The government recently announced that employees in England are no longer required to work from home.
What do employers have to do to keep their workers safe?
The experts at PIB Risk Management have prepared some simple measures which all organisations can consider to help mitigate risks or even remove them completely. Risk Management can help an organisation to increase efficiency, reduce costs and present themselves as a better business to customers, prospects and suppliers. The pandemic has presented many challenges for business and other organisations, this is a perfect example of when organisations with a clear risk management process can continue to run effectively, ensuring the safety of their employees and customers. As businesses slowly return to work, there are some simple risk management measures to apply:
Know your business
Businesses will need to build on the government guidance with a response that is tailored to their sector, size, need, environment and people.
Plan and communicate
Many of your colleagues may feel nervous about returning to work. By ensuring that you have thoroughly planned for their return and by effectively communicating these plans you can help reduce anxieties and give confidence that people are returning to a safe place of work. Some simple considerations:
- Understand and be clear about the Government guidance for your sector.
- Carry out a risk assessment and keep a record of this if you have more than 5 employees, for more than 50 employees you should publish your risk assessment on your website.
- Do not rush, continue to encourage remote working where possible.
Once you have completed and communicated your return to work plan it is important that your premises are prepared for the return of your colleagues, customers and visitors. You should consider a deep clean of your building/site with the appropriate products and increase cleaning routines to match the increase of employees into the premises.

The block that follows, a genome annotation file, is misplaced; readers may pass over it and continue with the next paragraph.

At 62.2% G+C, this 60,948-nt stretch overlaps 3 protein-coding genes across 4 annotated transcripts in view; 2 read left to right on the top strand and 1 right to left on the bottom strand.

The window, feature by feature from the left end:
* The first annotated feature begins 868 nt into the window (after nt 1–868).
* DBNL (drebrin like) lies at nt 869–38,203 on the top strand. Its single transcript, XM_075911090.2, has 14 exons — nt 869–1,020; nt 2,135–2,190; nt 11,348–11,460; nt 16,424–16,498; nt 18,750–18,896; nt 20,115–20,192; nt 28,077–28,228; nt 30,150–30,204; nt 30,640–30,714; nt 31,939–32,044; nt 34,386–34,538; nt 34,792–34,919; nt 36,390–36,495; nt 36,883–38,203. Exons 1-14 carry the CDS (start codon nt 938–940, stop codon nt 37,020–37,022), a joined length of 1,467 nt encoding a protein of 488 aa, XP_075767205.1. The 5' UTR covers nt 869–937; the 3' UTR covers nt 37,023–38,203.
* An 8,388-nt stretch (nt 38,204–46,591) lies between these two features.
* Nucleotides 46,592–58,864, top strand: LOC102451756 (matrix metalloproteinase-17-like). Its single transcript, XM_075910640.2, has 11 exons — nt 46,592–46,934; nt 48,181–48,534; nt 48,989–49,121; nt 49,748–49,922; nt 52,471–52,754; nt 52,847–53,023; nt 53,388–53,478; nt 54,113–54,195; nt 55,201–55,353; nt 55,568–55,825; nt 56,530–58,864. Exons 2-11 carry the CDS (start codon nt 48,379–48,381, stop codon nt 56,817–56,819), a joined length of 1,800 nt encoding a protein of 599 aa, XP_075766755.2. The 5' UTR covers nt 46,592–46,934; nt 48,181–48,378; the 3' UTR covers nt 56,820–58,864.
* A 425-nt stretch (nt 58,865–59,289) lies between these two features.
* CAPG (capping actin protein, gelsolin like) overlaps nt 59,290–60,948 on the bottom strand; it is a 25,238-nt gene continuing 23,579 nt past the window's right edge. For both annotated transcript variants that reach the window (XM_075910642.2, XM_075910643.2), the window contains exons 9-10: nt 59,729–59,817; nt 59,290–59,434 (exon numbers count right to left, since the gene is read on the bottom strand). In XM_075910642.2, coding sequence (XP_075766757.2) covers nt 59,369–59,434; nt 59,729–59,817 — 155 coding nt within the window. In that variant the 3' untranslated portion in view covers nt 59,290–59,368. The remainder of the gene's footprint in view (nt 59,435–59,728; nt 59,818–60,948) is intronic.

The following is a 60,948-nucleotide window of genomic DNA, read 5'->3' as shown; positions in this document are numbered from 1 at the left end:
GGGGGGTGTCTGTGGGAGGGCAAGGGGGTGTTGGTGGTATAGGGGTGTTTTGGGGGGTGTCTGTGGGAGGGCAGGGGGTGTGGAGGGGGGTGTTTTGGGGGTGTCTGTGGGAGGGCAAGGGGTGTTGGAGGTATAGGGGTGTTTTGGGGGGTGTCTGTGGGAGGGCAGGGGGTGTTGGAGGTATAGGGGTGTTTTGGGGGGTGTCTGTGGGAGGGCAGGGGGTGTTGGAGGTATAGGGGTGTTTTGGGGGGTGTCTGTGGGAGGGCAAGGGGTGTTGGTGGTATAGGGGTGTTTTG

Social distancing and face coverings
These measures may continue to remain a key part of official guidance. All workplaces are different and practices on social distancing and the wearing of face coverings will need to be adapted to suit your circumstances. Where possible reduce the workplace density through homeworking.
Controlling visitor/staff access to your premises is key to ensuring the safety of everyone. Again, this will vary from business to business and settings that see a regular flow of customers and visitors will need to consider how to encourage social distancing.
Hygiene and cleaning
Good hygiene and cleaning practices are two of the most important tools to prevent spread of COVID-19. Whilst messaging around these areas has been prominent throughout the pandemic it is still important to continue to reinforce good practice. Ensuring good ventilation of the workplace, including the use of air conditioning, can also help reduce the risk of spreading coronavirus.
Managing health risks
Everyone needs to remain alert to potential symptoms of COVID-19 and to take appropriate action if they suffer symptoms or are exposed to people with symptoms. Test kits should be encouraged when appropriate.
As an employer it is your duty of care to protect people’s mental health. Some employees may suffer from fear and anxiety about infection, continued social isolation, and even illness or bereavement. Businesses should be alert to these factors and put measures in place to support their employees. The earlier a problem can be tackled, the less impact it will have.